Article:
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Grocery Store Employees Classified as Emergency Workers in Two States

A Wisconsin landlord is doing what he can to help his tenants and his neighbourhood get through the coronavirus pandemic.

This week, John Zutz left a letter on his tenants' doorsteps, saying they will only need to pay $100 in rent for the month of April.

Zutz told WISN 12 News he wants to help where he can.

"I see what's happening inside the world, in the country, and I realize San Antonio News there's going to be a lot of people out of work, and they need help," said Zutz. "I'm not sure if (my tenants) need it or not. That's the point. They may not need it, but I encourage them if they don't need it, to spend the money in the neighbourhood."


"This is affecting everyone, and this is affecting me financially," Logan said. "I felt relieved, and I also felt grateful on a community level because (Zutz's) intention was to free up some money to invest back in the neighbourhood during a time of economic downturn."

Zutz said he is no saint, just a man trying to help his community and his country get back on their feet. He said he is losing about $1,000 in the deal and will need to reevaluate the situation if it lasts longer than a month.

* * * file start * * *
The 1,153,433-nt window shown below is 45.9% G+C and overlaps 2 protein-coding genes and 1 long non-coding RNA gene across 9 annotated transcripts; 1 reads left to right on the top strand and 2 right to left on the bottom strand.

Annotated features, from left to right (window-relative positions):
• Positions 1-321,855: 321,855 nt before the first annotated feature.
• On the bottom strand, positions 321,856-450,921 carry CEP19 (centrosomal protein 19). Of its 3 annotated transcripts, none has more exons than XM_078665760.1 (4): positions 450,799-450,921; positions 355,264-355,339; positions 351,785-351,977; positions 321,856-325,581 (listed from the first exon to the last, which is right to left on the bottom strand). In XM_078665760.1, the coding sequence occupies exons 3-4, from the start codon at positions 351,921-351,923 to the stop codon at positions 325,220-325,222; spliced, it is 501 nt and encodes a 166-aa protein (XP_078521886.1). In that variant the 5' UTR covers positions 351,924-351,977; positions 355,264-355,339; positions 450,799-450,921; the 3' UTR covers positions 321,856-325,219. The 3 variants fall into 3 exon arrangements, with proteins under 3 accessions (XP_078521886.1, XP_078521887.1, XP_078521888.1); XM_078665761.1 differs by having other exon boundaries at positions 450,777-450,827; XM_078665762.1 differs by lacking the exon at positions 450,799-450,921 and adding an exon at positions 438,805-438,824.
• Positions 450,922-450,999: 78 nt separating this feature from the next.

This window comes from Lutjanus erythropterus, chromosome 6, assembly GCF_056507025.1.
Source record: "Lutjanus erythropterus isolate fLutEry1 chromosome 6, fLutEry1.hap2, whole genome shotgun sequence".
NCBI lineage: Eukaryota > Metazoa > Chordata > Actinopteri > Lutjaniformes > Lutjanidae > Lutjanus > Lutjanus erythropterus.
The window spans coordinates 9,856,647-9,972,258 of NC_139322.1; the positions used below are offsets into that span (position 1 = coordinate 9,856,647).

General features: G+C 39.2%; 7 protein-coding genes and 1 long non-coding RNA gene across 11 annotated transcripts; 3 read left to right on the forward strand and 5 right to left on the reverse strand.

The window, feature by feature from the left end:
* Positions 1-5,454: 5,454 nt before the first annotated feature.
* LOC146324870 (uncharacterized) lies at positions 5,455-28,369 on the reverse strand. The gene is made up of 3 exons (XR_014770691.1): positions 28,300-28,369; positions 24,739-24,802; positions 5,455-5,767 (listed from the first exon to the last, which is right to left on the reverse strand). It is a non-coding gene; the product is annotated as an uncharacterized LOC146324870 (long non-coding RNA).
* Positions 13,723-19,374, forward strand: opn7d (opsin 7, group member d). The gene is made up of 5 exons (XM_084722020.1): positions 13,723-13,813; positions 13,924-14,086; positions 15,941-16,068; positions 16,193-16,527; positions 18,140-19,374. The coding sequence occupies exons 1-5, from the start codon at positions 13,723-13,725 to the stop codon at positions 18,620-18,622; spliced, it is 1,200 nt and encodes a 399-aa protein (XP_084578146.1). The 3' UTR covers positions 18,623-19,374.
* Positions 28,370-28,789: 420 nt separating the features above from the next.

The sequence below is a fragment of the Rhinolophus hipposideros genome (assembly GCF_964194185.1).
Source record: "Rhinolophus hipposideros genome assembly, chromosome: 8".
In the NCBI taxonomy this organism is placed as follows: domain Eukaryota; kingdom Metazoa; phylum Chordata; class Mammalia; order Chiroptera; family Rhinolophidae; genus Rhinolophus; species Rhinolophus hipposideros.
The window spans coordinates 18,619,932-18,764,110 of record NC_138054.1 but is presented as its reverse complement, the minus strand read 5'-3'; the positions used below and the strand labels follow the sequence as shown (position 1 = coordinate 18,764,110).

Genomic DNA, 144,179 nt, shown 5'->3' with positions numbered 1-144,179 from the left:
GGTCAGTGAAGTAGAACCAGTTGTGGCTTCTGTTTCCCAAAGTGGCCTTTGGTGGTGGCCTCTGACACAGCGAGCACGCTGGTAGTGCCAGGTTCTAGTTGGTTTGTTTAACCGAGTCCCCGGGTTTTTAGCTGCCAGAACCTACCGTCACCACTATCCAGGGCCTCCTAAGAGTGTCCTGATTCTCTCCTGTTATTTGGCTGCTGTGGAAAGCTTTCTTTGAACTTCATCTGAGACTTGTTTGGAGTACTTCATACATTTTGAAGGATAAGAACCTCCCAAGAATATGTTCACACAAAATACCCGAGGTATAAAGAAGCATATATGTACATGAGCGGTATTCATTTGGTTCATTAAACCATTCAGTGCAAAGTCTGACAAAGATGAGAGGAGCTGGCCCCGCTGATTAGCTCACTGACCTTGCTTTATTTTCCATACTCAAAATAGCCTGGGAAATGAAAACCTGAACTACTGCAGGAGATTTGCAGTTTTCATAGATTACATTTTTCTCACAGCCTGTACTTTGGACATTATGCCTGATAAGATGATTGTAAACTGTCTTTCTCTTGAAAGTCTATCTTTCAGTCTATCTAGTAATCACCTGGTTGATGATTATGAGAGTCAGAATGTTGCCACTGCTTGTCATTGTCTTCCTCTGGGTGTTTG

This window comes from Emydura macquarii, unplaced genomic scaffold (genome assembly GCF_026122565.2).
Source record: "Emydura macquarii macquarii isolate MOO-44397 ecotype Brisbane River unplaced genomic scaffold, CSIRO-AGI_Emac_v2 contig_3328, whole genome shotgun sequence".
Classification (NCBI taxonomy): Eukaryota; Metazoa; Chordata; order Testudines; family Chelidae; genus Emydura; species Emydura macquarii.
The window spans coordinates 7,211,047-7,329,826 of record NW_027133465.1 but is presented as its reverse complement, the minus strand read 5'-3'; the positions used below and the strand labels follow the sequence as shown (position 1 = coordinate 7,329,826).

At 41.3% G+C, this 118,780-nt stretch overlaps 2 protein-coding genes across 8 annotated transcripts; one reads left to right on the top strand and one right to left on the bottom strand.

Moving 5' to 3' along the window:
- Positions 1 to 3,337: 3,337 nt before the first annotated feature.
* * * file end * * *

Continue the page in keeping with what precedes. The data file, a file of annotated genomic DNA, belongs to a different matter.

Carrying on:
Zutz said he hopes other landlords will see his story and do the same for their tenants if they can afford to.

In Minnesota, Governor Tim Walz included Food Distribution Press Release Distribution Services  In San Antonio Workers in a new designation of “Essential Tier 2 Workers,” alongside educators, water treatment workers and others. In Vermont, Public Safety Commissioner Michael Schirling said grocery employees, along with other food supply chain workers, would be deemed essential.

Will the rest of the country follow suit? As various outlets have reported, despite the panic buying that has made headlines, the U.S. food supply is strong. But to keep your grocery store stocked, the people who make that possible need to be supported through services like free child care so they can work while their families are at home during school closures.

These stores have adapted quickly to serve communities across the country, through initiatives like “elderly hours” for high-risk communities, so it only makes sense that the national and state governments adapt to serve these workers.

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